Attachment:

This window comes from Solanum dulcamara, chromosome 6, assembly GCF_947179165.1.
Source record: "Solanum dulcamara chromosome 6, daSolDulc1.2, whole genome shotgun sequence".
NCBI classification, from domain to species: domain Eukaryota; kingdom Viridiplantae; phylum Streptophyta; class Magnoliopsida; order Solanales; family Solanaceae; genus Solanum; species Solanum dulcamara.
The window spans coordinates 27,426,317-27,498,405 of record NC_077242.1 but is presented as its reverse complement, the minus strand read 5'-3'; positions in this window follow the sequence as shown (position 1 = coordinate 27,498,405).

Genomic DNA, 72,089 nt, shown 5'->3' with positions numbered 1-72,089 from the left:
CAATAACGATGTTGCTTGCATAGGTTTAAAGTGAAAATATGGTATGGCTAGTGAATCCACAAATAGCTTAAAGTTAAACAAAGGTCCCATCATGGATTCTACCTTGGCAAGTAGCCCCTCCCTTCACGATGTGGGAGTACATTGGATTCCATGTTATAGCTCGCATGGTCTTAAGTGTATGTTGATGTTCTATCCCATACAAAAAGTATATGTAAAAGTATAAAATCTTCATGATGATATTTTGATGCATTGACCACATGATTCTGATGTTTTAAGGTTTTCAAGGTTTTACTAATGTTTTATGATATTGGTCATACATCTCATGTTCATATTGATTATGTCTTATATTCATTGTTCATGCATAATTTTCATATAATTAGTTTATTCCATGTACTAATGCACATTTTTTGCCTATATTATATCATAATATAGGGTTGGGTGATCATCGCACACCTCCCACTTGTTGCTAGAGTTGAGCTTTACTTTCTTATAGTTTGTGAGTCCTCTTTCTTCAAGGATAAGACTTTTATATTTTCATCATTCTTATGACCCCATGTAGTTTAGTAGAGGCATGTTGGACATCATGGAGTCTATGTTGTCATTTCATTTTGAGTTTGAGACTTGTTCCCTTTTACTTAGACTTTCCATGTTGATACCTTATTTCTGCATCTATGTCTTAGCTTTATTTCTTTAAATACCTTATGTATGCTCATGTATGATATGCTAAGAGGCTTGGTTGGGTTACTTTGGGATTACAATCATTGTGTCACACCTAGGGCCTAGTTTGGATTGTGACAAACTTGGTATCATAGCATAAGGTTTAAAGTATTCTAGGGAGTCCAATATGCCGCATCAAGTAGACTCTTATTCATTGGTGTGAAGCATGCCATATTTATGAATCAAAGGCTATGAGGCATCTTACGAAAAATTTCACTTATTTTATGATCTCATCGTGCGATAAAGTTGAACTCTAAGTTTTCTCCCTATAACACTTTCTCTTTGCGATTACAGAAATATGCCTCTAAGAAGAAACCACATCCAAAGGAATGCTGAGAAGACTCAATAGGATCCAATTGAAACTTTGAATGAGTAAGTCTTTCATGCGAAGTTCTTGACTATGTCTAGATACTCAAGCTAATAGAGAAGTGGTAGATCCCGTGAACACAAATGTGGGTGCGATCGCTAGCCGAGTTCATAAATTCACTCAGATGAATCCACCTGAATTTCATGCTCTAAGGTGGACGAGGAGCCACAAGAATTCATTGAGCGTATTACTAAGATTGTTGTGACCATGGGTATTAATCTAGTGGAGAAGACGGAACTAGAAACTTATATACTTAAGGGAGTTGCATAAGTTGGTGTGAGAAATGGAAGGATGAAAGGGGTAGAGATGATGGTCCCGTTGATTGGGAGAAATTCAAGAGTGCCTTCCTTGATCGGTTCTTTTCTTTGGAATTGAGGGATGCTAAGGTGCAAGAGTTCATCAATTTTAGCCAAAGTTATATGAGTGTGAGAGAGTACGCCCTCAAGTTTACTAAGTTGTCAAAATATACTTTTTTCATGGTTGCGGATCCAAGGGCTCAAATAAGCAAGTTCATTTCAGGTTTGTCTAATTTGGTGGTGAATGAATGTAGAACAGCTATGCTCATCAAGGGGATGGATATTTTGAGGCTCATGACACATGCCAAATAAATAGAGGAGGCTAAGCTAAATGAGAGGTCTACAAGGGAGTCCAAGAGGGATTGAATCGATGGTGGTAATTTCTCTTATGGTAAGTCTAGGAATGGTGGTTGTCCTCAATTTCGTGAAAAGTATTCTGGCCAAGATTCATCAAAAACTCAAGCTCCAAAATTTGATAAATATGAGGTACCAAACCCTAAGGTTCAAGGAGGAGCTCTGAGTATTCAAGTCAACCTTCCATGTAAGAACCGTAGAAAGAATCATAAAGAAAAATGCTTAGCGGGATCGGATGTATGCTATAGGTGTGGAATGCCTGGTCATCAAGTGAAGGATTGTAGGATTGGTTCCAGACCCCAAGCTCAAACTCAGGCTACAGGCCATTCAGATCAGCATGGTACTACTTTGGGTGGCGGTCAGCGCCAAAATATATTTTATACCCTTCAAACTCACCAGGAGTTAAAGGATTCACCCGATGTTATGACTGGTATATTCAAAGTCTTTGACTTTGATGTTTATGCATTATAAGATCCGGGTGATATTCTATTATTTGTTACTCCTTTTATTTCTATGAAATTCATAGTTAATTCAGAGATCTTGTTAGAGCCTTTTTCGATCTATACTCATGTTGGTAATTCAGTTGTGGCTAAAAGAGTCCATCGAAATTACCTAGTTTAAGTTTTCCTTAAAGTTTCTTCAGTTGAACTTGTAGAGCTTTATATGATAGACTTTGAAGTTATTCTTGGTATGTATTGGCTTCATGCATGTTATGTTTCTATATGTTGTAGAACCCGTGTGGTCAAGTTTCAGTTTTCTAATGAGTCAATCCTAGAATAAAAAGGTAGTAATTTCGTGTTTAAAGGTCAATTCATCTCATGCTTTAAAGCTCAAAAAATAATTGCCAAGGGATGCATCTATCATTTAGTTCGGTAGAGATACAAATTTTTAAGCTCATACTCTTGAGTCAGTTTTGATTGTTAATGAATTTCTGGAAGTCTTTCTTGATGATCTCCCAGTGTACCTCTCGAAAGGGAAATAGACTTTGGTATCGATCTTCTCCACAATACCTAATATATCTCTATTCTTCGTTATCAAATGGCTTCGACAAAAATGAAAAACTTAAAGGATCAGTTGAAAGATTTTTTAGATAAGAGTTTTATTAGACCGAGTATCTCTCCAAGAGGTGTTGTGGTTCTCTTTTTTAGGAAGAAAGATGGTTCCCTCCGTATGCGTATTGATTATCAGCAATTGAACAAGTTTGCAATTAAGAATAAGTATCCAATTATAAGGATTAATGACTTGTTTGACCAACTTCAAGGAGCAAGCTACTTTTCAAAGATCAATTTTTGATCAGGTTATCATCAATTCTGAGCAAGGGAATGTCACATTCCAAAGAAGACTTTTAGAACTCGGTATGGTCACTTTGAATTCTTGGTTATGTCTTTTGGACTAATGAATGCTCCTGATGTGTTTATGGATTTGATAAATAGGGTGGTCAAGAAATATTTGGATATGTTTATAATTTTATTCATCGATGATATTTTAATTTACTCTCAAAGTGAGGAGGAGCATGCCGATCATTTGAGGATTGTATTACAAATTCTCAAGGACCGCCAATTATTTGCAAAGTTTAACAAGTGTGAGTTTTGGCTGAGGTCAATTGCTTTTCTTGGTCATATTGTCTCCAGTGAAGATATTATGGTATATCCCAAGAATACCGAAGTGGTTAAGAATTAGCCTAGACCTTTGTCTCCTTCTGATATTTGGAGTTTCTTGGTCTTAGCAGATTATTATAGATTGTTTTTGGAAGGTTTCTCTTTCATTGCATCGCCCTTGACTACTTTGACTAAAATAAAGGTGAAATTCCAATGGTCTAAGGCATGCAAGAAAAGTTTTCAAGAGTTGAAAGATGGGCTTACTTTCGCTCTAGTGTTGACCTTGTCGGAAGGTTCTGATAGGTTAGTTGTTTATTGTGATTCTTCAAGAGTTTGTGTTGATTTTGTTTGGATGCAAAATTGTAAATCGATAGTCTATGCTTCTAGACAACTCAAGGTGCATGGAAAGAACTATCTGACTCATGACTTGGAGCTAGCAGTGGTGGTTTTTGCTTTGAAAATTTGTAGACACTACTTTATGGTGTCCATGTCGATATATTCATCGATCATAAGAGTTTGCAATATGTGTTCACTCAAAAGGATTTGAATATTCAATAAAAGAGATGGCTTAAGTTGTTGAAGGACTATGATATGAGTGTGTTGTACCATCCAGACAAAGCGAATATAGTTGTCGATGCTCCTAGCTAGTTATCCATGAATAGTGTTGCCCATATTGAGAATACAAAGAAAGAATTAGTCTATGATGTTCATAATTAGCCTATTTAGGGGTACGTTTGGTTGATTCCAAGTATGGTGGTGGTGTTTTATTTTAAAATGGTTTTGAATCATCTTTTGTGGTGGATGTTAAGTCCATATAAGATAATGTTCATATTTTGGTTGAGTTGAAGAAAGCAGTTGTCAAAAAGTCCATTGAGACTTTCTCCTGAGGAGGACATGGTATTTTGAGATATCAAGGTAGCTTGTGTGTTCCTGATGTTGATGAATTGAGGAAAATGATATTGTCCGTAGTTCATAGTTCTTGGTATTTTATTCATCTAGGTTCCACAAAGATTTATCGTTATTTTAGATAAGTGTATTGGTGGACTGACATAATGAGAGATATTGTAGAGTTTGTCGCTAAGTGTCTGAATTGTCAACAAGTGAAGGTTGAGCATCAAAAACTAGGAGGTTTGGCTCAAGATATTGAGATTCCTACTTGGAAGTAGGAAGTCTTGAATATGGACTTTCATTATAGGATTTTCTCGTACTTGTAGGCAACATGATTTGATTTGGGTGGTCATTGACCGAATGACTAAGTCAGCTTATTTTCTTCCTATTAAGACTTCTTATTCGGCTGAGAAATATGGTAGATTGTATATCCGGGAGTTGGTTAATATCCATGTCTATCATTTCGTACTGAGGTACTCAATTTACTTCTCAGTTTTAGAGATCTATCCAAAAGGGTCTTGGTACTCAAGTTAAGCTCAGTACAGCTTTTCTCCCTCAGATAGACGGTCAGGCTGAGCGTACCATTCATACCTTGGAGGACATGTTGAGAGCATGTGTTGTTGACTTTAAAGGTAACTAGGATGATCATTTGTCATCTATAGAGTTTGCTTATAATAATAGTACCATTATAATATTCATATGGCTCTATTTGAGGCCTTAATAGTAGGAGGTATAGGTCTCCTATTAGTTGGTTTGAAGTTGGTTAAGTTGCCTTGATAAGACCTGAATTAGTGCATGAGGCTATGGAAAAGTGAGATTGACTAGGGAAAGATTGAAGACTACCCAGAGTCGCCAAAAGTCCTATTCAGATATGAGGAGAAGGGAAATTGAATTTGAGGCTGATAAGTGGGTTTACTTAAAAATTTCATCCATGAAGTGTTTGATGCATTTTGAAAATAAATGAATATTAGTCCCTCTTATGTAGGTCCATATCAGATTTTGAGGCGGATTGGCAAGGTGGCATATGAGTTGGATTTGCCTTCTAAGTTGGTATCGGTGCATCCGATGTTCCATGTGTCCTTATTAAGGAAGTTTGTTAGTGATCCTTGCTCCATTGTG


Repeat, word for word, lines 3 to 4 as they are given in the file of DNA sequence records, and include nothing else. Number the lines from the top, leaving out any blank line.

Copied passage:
NCBI classification, from domain to species: domain Eukaryota; kingdom Viridiplantae; phylum Streptophyta; class Magnoliopsida; order Solanales; family Solanaceae; genus Solanum; species Solanum dulcamara.
The window spans coordinates 27,426,317-27,498,405 of record NC_077242.1 but is presented as its reverse complement, the minus strand read 5'-3'; positions in this window follow the sequence as shown (position 1 = coordinate 27,498,405).